Right to bear arms and service in the military
volokh at mail.law.ucla.edu
Tue Oct 16 16:07:45 PDT 2001
I agree that to many in the Framing era, and later, the right to have arms
was the mark that distinguished a full-fledged citizen from something else,
perhaps even from a slave. And surely the elimination of the qualifiers
"suitable to their station" and "Protestant" in the shift from the English
right to the American ones had an important dimension of broadening the
definition of who is a full-fledged citizen, as defined by the ability to
But I don't think that it was bound up with "service in the military" as
such; nor do I know of any contemporaneous evidence, or evidence from the
1800s, that interprets the right this way. I certainly don't know of any
evidence that the military was seen as constitutional obligated to accept
all comers into any particular sort of military force. Whites had a
constitutional right to bear arms; white males of certain age groups, with
some exceptions, were statutorily defined as part of the militia; but I
don't think that anyone had a legal right, either an equality right or a
substantive right, to actually serve in active military units.
So it seems to me that the right of "the people", or "the citizens", or
"every citizen", "to bear arms" or "to keep and bear arms" or "to have arms"
was in fact a substantive right to have arms, and not just a right to have
an "equal opportunity to participate" in any particular government-organized
Tobias Wolff writes:
> A question for Jack, Randy, Eugene and others.
> In my work on the Don't Ask, Don't Tell policy, I've had occasion to
> think a lot about the citizenship rights that are bound up with service
> in the military (a subject that many before me, like Kenneth Karst,
> have written about eloquently). Service in the military, or in the
> defense of one's home, has traditionally been one of the exclusive
> avenues in American society for cultivating and exhibiting certain
> important personal and civic virtues.
> As I read the litany of provisions Eugene sets out below, it strikes me
> that they seem to be speaking much more to these citizenship rights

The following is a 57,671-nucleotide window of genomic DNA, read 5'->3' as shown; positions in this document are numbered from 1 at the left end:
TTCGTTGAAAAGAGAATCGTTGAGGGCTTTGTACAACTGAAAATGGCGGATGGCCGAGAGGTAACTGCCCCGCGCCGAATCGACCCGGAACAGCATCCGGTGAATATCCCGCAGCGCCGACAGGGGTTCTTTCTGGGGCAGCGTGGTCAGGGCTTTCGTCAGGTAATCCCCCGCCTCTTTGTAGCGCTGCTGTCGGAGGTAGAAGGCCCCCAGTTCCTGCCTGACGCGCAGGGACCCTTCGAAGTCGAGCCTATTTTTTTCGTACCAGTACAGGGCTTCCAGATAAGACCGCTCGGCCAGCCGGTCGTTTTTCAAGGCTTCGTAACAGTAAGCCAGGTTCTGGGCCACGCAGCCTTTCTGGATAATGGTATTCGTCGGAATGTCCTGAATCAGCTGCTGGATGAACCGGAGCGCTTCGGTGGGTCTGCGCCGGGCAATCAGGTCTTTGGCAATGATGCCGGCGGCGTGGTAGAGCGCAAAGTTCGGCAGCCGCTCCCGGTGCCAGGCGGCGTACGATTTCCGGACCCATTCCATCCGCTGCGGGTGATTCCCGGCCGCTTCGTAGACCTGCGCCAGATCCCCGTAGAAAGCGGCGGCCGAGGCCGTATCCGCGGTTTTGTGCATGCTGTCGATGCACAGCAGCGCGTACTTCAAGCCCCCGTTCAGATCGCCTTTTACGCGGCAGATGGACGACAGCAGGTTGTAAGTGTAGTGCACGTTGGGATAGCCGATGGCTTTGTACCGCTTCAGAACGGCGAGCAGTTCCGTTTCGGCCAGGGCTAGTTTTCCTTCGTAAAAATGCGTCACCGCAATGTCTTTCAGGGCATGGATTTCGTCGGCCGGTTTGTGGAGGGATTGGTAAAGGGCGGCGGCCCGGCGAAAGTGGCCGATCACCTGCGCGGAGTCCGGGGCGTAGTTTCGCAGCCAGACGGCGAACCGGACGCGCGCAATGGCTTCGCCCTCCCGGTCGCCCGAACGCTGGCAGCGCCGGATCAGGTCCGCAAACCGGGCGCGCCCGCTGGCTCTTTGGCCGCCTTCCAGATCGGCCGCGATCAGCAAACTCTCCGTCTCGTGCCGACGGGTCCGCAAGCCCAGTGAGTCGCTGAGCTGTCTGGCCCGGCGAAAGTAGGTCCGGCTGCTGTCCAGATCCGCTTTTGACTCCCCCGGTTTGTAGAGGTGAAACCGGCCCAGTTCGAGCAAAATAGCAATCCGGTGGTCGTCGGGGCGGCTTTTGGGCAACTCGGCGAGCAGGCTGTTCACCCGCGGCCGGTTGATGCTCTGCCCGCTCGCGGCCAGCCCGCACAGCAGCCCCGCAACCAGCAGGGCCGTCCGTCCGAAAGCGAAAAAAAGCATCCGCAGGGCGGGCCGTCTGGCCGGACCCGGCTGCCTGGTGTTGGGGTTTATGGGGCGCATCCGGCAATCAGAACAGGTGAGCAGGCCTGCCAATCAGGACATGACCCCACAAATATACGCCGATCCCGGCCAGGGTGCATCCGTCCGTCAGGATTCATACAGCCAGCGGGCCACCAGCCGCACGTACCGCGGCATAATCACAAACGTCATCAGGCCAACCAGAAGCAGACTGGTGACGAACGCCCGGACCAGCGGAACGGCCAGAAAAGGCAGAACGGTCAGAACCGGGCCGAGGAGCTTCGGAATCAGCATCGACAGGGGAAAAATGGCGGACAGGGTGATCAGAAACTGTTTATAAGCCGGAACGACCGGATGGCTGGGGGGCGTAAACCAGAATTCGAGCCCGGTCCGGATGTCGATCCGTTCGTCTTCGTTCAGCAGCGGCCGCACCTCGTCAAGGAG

> than to the physical possession of weapons. The thrust seems to be
> an equal opportunity to participate in the defense of oneself and the
> State, rather than an equal opportunity to become an army of one.
> Participation in the military, of course, has historically been restricted
> on the basis of race, gender and sexual orientation, and those
> restrictions have operated precisely in service of maintaining the
> value of the citizenship status conferred -- equally -- upon the group to
> whom it was reserved. In this light, the Second Amendment may
> speak, not to a "collective" right of the State to maintain a
> militia, but to
> a personal, individual right to enjoy equal citizenship status through
> the opportunity to participate in such a body.
> Such a reading seems to combine many of the most pertinent
> aspects of both the "personal right" and "collective right" debate. The
> "right" in question is certainly personal (and perhaps, enforceable),
> but it is a personal right to equal citizenship status in the important
> realm of defending one's home and one's State -- a defense that
> rests in the hands of government to guide and define. In the late
> Eighteenth Century colonies, it is easy to see how the preservation of
> such citizenship status could casually be conflated with personal
> ownership of a weapon, as the latter was a practical necessity in
> service of the former.
> I wonder whether the scholars in this field could comment on
> whether this avenue of interpretation has been pursued.
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